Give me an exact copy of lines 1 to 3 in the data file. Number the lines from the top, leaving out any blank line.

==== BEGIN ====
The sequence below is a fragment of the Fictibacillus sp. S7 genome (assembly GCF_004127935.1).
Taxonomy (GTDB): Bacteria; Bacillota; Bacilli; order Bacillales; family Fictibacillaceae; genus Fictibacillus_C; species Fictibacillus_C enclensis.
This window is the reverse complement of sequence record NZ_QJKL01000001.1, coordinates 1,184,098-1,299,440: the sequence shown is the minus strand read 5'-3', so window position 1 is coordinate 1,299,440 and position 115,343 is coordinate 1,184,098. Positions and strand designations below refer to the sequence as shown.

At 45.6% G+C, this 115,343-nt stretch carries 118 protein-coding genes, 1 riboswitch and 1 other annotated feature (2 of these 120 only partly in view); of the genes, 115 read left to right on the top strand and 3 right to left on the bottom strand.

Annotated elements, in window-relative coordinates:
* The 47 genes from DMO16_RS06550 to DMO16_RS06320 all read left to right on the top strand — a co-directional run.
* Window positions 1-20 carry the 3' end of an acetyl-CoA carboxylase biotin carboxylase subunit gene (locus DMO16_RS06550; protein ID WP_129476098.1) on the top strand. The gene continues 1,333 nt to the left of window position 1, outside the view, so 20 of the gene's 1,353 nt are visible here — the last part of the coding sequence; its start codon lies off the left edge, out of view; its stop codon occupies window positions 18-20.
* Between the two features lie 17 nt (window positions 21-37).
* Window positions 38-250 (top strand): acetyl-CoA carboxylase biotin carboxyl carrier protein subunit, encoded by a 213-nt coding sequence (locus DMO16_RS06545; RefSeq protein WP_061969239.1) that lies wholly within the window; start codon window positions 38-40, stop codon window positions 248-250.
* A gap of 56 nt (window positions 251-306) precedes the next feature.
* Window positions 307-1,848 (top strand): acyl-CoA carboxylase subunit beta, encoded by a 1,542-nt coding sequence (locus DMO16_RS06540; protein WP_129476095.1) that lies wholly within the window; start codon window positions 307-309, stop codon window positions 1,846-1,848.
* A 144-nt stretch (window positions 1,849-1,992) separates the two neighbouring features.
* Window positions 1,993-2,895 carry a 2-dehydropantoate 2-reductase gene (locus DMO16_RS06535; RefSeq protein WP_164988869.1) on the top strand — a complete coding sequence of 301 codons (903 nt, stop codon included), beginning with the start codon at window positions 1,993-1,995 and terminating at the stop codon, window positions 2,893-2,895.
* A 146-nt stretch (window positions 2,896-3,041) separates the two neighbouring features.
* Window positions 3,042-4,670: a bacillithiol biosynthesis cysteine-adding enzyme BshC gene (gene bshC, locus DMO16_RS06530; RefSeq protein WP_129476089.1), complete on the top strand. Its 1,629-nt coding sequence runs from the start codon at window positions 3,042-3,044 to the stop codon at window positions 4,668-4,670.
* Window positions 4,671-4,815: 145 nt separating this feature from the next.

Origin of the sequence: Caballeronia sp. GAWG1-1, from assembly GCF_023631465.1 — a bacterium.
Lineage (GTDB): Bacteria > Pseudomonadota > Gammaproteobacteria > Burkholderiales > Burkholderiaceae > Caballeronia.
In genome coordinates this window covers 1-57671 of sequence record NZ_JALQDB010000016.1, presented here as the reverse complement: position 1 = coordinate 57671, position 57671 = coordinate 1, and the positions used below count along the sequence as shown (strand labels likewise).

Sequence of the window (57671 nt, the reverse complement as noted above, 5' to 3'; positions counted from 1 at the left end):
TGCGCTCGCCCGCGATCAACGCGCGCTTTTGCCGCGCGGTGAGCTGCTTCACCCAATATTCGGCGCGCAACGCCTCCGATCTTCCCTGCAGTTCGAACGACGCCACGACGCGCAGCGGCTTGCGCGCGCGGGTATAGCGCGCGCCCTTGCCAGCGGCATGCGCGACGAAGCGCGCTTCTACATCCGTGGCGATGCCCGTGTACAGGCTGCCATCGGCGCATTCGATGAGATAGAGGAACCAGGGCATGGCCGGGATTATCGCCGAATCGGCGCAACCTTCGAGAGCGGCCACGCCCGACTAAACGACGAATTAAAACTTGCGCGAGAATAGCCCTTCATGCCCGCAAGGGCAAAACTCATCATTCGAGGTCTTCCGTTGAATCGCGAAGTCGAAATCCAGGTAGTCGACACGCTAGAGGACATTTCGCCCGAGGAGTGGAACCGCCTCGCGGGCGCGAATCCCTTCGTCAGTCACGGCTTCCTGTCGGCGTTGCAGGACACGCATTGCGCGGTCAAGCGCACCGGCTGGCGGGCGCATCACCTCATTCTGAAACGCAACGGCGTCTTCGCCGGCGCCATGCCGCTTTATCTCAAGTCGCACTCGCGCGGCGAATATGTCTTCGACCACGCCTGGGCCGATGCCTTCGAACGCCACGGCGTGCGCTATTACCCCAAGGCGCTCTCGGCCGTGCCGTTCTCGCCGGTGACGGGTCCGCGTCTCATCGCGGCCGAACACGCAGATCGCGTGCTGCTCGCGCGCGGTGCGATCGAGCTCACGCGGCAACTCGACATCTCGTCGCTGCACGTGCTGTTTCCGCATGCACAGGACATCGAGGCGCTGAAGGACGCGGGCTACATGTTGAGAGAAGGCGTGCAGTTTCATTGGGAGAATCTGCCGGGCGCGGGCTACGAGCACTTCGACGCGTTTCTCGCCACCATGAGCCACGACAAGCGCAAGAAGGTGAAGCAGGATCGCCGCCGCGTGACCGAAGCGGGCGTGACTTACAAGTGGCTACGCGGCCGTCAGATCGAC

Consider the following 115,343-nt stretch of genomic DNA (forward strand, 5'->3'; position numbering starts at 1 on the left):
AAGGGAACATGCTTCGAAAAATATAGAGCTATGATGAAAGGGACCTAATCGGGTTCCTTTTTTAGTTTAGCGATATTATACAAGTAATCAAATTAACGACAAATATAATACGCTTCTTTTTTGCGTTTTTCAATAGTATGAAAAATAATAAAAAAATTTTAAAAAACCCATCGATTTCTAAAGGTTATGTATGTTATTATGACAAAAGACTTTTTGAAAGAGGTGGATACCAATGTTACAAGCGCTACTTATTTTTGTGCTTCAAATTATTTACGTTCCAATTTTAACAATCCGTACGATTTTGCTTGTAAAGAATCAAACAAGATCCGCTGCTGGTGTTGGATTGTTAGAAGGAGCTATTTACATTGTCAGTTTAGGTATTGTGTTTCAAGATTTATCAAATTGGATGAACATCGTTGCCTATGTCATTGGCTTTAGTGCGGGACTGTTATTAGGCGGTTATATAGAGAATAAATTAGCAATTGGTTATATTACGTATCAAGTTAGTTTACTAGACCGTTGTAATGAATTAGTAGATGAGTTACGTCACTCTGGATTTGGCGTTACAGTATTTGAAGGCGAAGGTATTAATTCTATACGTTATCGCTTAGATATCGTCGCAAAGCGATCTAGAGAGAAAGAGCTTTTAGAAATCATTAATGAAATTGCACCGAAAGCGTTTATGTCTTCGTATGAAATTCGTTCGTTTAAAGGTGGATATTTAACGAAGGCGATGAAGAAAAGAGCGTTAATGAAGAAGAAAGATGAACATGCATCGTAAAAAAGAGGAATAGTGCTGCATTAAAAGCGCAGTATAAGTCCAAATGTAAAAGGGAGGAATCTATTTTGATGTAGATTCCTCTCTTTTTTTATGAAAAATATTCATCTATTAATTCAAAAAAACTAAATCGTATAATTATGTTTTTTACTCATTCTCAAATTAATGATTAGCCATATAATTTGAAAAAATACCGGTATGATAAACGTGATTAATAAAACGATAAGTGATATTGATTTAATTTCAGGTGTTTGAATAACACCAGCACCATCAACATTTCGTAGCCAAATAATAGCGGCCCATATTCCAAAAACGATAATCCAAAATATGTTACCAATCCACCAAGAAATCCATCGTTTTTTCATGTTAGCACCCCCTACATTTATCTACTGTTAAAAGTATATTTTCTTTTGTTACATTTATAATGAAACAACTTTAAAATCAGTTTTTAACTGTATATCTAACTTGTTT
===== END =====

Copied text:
The sequence below is a fragment of the Fictibacillus sp. S7 genome (assembly GCF_004127935.1).
Taxonomy (GTDB): Bacteria; Bacillota; Bacilli; order Bacillales; family Fictibacillaceae; genus Fictibacillus_C; species Fictibacillus_C enclensis.
This window is the reverse complement of sequence record NZ_QJKL01000001.1, coordinates 1,184,098-1,299,440: the sequence shown is the minus strand read 5'-3', so window position 1 is coordinate 1,299,440 and position 115,343 is coordinate 1,184,098. Positions and strand designations below refer to the sequence as shown.